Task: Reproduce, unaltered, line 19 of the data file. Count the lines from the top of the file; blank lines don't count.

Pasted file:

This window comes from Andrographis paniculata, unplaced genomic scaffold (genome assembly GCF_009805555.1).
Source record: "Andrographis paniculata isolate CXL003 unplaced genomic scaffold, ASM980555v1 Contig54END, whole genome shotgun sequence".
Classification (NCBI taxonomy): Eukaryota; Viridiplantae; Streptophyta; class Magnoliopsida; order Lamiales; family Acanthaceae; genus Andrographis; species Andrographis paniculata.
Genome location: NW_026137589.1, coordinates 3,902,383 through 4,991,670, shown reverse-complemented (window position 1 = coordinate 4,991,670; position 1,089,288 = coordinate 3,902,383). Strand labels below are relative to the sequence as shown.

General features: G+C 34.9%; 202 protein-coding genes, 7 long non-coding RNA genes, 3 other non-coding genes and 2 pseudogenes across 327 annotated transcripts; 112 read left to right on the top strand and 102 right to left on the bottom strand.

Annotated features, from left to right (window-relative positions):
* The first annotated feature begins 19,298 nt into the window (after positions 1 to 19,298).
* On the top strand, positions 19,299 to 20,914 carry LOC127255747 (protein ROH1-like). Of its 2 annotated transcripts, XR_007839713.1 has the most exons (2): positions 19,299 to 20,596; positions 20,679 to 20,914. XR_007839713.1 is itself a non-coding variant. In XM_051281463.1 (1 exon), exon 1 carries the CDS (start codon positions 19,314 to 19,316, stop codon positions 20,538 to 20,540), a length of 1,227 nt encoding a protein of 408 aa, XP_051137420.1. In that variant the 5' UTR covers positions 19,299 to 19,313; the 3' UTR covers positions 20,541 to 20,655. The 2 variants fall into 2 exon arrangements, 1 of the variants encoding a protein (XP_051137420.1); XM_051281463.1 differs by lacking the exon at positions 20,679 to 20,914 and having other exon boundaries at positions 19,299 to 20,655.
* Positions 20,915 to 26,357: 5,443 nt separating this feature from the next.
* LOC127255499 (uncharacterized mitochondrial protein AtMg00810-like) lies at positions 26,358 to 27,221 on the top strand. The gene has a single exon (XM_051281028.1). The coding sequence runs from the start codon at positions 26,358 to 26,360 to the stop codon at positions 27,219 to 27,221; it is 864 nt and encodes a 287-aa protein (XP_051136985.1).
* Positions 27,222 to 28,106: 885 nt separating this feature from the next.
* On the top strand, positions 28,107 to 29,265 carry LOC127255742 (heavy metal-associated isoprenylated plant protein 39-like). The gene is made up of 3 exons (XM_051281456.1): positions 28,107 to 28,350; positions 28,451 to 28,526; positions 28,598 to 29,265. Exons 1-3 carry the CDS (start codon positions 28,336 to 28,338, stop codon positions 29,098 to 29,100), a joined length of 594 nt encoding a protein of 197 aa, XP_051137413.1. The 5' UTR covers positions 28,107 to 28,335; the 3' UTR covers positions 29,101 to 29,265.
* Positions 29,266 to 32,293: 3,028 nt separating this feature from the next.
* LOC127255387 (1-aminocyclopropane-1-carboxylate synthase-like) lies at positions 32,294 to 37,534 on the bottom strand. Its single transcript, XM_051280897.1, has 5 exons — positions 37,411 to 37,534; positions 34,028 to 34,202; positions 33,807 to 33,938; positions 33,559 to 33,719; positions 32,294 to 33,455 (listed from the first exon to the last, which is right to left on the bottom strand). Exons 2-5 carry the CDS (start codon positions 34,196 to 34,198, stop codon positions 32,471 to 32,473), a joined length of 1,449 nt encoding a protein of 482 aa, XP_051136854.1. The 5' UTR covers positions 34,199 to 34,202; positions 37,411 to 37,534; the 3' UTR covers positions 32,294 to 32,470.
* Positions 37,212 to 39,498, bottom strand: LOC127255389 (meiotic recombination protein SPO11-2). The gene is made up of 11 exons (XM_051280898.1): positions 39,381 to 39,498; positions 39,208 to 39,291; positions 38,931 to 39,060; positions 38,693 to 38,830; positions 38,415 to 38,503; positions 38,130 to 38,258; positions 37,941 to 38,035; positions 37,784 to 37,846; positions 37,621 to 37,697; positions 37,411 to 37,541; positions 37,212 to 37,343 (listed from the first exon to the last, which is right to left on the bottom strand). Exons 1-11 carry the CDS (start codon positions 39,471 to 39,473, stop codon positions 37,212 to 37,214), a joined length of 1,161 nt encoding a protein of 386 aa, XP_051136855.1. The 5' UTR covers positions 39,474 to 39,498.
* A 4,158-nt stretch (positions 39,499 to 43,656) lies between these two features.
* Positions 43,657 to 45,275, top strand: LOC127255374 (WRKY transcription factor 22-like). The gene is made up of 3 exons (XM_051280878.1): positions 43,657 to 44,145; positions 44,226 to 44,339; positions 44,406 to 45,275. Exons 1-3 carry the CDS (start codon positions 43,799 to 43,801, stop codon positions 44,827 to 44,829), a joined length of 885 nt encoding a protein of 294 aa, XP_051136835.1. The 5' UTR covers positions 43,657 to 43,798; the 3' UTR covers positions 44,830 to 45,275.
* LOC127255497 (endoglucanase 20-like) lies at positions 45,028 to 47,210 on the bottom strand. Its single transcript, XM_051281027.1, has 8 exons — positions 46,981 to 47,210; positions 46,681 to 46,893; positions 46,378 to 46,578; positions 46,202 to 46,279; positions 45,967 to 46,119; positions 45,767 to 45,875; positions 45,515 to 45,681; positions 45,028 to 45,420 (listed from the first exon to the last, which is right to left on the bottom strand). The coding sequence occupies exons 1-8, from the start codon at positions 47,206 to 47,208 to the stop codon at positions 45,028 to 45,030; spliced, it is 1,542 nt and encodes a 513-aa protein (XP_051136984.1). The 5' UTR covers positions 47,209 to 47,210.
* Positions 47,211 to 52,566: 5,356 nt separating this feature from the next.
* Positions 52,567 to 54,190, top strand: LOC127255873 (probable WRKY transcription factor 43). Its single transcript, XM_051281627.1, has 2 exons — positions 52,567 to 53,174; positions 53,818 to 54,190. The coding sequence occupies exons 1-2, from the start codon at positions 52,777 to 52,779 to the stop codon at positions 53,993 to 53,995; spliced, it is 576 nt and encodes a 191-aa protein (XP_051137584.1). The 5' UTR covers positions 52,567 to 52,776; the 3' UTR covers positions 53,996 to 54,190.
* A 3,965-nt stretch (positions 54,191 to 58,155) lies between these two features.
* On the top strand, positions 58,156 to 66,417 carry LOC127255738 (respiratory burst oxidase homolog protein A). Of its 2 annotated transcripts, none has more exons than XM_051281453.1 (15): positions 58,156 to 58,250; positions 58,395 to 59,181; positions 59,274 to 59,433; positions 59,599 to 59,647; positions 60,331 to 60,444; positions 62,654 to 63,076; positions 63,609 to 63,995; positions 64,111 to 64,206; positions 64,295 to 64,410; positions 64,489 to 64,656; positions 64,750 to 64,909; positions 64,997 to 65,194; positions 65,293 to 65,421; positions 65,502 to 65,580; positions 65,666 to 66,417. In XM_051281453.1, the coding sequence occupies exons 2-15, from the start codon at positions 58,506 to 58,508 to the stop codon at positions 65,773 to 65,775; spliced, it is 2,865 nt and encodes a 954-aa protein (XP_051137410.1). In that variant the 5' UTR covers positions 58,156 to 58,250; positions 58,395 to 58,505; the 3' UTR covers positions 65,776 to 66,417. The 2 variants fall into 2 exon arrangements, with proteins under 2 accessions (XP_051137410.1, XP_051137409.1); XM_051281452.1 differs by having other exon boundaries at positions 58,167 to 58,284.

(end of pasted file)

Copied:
* Positions 47,211 to 52,566: 5,356 nt separating this feature from the next.